By Jena Ardell
By Jon Campbell
By Alan Scherstuhl
By Tessa Stuart
By Roy Edroso
By Jon Campbell
By Albert Samaha
By Zachary D. Roberts
Other choreographers have problems so bad they don't dare discuss them. Perversely, funders will spurn a company (though not a choreographer) in debt. "Everybody wants to fund the new thing, not what nobody else funded," one midcareer choreographer told me. "But it's not unusual among my generation to float $50,000 in company debt."
Even a national treasure like Merce Cunningham has to worry about his funding. This year his NEA grant was cut to a third of what he got five years ago. Says Sheldon Schwartz, executive director of the Cunningham Dance Foundation, "We are grateful for what we get, but we've had to work very very hard to make that up."
Currently, the downtown art world is abuzz over its newest funding source, Creative Capital. What sets this foundation apart is its intention to help artists function as entrepreneurs. The first press release promised that each grantee will be offered advice in marketing, promotion, audience development, even contracts and copyright. CC's executive director, Ruby Lerner, says that when they ran focus groups they found a sense among artists that they were small-business people with no business skills. "Hard edges between the commercial and noncommercial have eroded a bit," says Lerner. "Lots of people are making their work outside a nonprofit context and it's not necessarily less radical or less provocative."
Creative Capital is part of the struggle for a new model, a way to cope with life in the land of less.
"The NEA and the foundations formulated these models for what nonprofits should be, but there was never a close look at sustainability," says Frisch. "How do you support your work? The answer seems to be, look at Julie Taymor [director of The Lion King]. Who has the ideal career? Willem Dafoe. He has his commercial work and then his own creative project [the Wooster Group]. Or the model might be someone like Savion Glover, who lives effectively in a commercial world, but is unquestionably a serious experimental artist. So the new model is work for the Hollywood-Broadway industry. Do what you need to do in order to subsidize yourself."
Elizabeth Streb has long been obsessed with turning her "Xtreme" dance practice into a for-profit activity. She wants to do trade shows, for example. And Streb could easily "cross over" without compromising what she does. But she's discovered that the commercial world knows very little about the art world. "Their radar doesn't even scan us." And it isn't easy to be valued. Beck, the rock star and Fluxus descendant, asked her to work on a music video. But he offered her $700 a day. She countered with $10,000 a day for three days. Artists can't continue to engage in "undercapitalized activity," she says.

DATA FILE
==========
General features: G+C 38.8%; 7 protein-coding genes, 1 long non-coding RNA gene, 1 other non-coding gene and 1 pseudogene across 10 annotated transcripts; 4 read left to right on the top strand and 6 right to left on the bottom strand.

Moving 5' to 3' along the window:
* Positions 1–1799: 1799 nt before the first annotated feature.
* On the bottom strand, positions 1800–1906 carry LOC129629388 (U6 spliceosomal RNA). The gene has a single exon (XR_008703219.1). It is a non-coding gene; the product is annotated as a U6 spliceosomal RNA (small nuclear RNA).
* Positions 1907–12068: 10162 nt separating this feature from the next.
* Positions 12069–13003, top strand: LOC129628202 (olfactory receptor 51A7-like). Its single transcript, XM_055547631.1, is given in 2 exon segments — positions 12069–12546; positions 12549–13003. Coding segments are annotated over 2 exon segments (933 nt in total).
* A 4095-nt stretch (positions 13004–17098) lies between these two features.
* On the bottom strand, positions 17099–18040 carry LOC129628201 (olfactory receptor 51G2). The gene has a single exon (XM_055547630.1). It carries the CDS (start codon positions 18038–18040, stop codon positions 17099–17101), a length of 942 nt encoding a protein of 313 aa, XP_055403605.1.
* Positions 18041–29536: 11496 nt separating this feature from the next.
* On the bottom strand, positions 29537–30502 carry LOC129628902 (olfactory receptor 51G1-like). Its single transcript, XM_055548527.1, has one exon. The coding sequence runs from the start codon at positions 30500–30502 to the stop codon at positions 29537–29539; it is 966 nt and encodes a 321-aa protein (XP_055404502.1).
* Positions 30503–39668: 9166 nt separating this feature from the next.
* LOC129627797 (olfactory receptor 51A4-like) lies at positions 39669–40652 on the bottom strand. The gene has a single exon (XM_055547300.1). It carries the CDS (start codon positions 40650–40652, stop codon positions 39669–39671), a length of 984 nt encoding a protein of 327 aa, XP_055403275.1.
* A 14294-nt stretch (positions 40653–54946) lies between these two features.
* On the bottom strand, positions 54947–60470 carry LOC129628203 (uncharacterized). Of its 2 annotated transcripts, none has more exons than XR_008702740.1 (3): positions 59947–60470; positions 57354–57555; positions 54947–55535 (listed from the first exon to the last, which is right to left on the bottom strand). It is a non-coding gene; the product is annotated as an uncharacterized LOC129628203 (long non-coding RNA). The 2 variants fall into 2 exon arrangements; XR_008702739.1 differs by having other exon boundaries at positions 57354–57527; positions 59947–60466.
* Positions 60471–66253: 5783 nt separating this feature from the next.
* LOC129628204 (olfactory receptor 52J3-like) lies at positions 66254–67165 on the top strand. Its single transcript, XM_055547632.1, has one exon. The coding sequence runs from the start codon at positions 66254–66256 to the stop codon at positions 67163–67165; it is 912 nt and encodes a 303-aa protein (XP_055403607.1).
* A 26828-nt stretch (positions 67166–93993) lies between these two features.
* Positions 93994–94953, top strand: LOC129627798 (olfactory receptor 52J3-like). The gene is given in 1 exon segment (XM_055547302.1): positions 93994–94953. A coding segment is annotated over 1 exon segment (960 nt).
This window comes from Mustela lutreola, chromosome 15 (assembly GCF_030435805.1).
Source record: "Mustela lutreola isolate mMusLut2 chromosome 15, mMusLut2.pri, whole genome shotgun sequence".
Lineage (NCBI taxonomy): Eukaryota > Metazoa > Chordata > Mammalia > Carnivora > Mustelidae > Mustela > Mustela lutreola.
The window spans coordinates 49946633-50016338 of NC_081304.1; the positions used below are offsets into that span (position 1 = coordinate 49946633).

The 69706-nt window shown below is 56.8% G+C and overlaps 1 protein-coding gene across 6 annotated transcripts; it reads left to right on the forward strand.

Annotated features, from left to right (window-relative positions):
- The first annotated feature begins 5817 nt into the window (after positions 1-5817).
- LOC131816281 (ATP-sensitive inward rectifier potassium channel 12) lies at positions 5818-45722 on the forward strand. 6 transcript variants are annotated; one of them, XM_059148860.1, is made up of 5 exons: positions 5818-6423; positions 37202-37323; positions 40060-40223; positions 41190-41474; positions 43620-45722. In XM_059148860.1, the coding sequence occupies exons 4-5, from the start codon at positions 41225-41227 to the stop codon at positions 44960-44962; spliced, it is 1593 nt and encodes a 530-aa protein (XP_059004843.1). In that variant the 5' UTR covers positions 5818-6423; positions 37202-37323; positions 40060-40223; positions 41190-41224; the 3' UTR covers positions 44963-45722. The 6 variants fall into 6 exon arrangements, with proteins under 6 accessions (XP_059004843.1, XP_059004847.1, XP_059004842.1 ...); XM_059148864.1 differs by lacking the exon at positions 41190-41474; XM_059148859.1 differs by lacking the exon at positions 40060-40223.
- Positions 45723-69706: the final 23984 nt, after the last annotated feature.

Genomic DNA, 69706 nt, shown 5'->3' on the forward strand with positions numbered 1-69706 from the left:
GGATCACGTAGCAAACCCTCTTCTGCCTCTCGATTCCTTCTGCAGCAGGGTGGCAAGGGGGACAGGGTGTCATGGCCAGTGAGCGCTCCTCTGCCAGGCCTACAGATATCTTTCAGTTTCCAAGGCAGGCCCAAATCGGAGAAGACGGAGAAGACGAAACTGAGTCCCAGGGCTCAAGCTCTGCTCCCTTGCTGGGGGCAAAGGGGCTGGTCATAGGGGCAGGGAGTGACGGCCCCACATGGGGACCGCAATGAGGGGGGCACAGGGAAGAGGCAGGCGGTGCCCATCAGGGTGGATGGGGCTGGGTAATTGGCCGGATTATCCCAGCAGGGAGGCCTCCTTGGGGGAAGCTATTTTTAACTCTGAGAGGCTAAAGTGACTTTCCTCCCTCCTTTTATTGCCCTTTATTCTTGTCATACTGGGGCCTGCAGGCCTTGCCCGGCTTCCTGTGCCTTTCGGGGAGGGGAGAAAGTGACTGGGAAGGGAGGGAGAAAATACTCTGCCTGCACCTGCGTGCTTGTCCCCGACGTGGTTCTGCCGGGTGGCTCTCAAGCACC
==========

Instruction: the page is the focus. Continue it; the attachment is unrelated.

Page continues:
David "Impact Addict" Leslie has always bypassed the grant world. Instead, he gets sponsors. His November boxing match with writer Jonathan Ames will be brought to you by Two Boots, for example, for whom he will wear two custom-made red boxing shoes with the restaurant's logo in yellow. Leslie will make the rest of his $15,000 budget by selling space on the robes and the ring to other local businesses. He will look "just like a bought athlete." Leslie's pieces are always media events. They're about the hype and the spectacle, so logos are completely appropriate. Obviously, they won't work for everybody.
And they won't bring back the kind of work that has disappeared from New York's stages. While working in Provincetown this summer, John Kelly was told to go to the main drag and "bark." Just dress up as Joni and sell the show. He tried, but "it seemed to take away from my craft." Kelly's art about art is suffused with yearning for those figures he can only know through film, recordings, or art history. Whether he's representing Joni Mitchell or Egon Schiele, he is working his way close to the emotion that led to their work. There is no way to sell the show's subtlety on the street. So he wouldn't go bark. And he didn't make money.
photo: Robin Holland
Yoshiko Chuma: after nearly 20 years in the New York Dance World, Chuma (Bottom Right) and her 'School Of Hard Knocks' find themselves totally dependent on commissions in Europe And Asia.
Courtesy of David Leslie